This last phrase is worthy of detailed analysis. That Trumpism is “a movement” is clear, if the phrase “movement” can be taken as a widespread and irrational force sweeping up a large portion of a nation’s population. That Trump believes he appeals to the “mind and soul” of the American people also is obvious: not to the rational, logical part of the mind, but the emotional part–the resentment and disgruntlement–which is the same thing as the soul: those inchoate, but deeply felt, feelings that motivate his followers. (These feelings, which in addition to resentment and disgruntlement include anger, paranoia and fear, are easily traced in the “Comments” section of any Breitbart article.) It also is true that Trump desires his movement not to be perceived as  merely “one party amongst many rival political parties,” but as the one, eternal, valid and true party–as the Nazis portrayed themselves. Democrats, of course (as well as all political parties) wish to convince the electorate that they stand in the light of truth more so than their opponents, but we have never seen a movement in America that has sought to utterly discredit its opponents more than Trumpism does with regard to Democrats–except, perhaps, during the Civil War, when communication between North and South irreparably broke down.

But the most interesting phrase in AJP Taylor’s analysis is this: Hitlerism sought “to unite [Germans] in fanatical trust both in the mission and future of their country and in the God-given infallible personality of the leader, Hitler.”

This gets to the nub of the Trump problem. It’s fine to “unite” citizens to trust “the mission and future of their country.” Indeed, every President does this, or tries to. As Americans, we want Americans to trust the values and direction of our country; and for the most part, we have succeeded in that goal. However, Americans have never been particularly “fanatical.” True, when we feel attacked–as we did after Pearl Harbor and, to a lesser extent, after Sept. 11–we are able to muster our vast resources and become a formidable foe to our opponents. But between these rare historical events, Americans shun fanaticism for the everyday pleasures of work, family, friendship and–one of our saving graces–a tendency to regard government with a properly amused cynicism.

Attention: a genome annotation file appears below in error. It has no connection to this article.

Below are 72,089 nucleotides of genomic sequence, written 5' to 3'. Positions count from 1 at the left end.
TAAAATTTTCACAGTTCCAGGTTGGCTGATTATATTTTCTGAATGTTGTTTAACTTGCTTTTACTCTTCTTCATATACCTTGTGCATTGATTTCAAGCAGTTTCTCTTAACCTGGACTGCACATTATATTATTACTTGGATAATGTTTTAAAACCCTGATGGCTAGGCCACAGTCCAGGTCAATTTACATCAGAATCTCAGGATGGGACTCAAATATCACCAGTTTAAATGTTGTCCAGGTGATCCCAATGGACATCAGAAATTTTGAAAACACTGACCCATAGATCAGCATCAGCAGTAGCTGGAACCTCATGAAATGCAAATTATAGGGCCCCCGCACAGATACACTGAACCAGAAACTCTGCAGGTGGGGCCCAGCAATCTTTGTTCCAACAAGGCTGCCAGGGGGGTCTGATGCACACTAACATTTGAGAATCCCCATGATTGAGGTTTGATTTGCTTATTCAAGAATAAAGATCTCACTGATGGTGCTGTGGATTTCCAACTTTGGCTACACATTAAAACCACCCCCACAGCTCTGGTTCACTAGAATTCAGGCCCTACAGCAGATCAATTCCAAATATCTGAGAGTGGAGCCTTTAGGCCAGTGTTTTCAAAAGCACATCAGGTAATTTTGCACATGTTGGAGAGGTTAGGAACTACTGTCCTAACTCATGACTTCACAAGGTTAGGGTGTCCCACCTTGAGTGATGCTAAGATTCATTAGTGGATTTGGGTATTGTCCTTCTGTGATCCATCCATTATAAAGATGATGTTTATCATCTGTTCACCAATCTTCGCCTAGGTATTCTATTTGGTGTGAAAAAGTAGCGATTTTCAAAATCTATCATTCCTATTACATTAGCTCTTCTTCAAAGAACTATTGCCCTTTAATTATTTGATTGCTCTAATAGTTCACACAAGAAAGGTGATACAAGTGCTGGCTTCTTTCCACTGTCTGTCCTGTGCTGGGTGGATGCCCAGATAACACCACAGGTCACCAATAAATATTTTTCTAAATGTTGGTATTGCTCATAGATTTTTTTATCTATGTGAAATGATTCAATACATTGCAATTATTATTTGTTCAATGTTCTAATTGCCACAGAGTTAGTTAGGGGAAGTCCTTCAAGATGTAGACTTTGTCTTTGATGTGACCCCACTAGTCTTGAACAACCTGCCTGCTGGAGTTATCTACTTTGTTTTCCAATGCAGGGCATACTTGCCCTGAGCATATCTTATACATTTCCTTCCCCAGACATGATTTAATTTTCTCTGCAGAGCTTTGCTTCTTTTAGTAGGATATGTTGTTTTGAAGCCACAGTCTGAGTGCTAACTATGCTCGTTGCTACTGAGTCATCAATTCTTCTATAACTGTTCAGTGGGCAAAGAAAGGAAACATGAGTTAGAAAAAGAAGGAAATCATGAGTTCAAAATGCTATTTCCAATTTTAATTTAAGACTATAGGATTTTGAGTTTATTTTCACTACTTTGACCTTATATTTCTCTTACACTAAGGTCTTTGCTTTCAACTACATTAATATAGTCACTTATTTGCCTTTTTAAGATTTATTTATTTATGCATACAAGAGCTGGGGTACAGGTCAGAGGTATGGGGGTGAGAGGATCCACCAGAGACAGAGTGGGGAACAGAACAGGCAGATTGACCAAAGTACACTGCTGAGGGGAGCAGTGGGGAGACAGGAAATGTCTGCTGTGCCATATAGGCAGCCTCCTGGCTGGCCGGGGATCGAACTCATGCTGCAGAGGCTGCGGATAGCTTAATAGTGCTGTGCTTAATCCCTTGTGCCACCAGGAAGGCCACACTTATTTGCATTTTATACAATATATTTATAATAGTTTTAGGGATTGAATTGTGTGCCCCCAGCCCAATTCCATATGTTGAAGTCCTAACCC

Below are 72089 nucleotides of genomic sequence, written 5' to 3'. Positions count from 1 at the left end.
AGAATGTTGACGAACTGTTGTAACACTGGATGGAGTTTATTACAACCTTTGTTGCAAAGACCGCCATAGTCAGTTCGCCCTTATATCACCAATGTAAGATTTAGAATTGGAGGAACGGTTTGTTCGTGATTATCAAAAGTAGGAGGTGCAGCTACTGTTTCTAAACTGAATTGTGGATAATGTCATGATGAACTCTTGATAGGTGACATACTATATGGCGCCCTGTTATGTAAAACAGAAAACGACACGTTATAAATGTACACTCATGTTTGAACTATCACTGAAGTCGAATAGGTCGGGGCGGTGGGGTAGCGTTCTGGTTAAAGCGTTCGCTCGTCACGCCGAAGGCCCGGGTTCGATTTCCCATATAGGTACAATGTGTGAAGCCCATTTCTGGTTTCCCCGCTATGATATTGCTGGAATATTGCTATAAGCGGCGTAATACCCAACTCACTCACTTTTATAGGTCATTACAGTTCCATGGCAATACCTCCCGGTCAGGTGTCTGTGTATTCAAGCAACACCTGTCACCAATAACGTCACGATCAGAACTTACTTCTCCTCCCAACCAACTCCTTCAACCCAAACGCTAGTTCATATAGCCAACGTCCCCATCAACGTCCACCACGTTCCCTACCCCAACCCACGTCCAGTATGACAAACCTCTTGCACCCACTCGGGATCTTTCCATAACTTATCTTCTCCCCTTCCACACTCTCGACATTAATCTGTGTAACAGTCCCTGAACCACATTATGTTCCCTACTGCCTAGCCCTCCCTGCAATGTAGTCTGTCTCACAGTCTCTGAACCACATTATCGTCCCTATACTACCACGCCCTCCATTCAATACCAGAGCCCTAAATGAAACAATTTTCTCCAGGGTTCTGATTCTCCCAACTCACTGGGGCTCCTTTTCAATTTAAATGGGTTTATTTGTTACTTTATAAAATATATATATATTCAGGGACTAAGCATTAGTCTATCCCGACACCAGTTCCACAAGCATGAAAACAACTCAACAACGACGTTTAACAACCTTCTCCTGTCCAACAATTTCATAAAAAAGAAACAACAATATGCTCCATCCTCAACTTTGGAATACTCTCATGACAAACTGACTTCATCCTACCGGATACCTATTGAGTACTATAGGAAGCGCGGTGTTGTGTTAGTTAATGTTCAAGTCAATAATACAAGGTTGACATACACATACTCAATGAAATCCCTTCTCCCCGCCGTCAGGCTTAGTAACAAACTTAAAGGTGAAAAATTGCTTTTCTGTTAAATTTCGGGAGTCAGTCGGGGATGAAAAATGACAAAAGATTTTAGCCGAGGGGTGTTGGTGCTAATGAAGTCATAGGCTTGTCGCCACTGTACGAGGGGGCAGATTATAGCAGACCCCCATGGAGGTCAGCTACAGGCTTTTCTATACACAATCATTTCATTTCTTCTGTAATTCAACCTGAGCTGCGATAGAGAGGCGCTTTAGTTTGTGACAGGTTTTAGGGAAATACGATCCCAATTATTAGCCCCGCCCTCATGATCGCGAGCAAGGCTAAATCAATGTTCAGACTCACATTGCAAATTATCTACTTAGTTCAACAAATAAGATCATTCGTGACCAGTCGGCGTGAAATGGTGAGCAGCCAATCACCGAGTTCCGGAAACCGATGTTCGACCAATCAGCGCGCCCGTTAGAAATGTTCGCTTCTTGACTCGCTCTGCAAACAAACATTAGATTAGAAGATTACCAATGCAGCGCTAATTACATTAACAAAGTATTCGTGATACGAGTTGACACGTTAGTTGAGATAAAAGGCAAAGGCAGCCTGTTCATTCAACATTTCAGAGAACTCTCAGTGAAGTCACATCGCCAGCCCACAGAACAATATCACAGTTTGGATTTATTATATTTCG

We tend, too, to shun a view of our Presidents as “infallible,” possessing “God-given” powers of personality. In my reading of American history, I do not think we ever so treated a President. George Washington came closest to being revered in his lifetime, but he was wise enough to resist the offers of a Kingly throne, and to retire from public life, Cincinattus-like, after two terms of office. Since Washington, no President has ever dared, or would, to ask the American people to regard him as “infallible.”

Until now. We first understood this when Trump uttered his infamous Fifth Avenue remark, which surely was his way of implying that his supporters viewed him as infallible. After all, if you gun down innocent people at random, and your supporters don’t care, it can only be because they see you as some sort of god, who can do no wrong.

And this notion of infallibility–of the absolute leader, above all moral considerations, beyond the restrictions of decency, whose judgment stems from a “God-given” instinct that only he, and he alone, enjoys–is the closest, and most frightening, parallel between Hitler and Trump. Although I expect no one who reads this to pick up and read AJP Taylor’s little book, I hope that they–you–do. I promise that, every few pages, you will come across a quote, a historical fact, a bit of research, concerning Hitler and his rise, in which you could substitute the name of Trump and the social movement he both inspires and is the product of; and the words will make perfect sense. I wonder, in fact, if Trump himself has read this book–if not this book, then others about the rise of Hitler and nazism, especially the Goebbels’ diaries. He seems to have done his homework: his behavior perfectly echoes that of Hitler’s. We have, therefore, clear and horrible parallels between the rise of both of these men. We know about Hitler’s fall. We do not yet know about Donald Trump’s.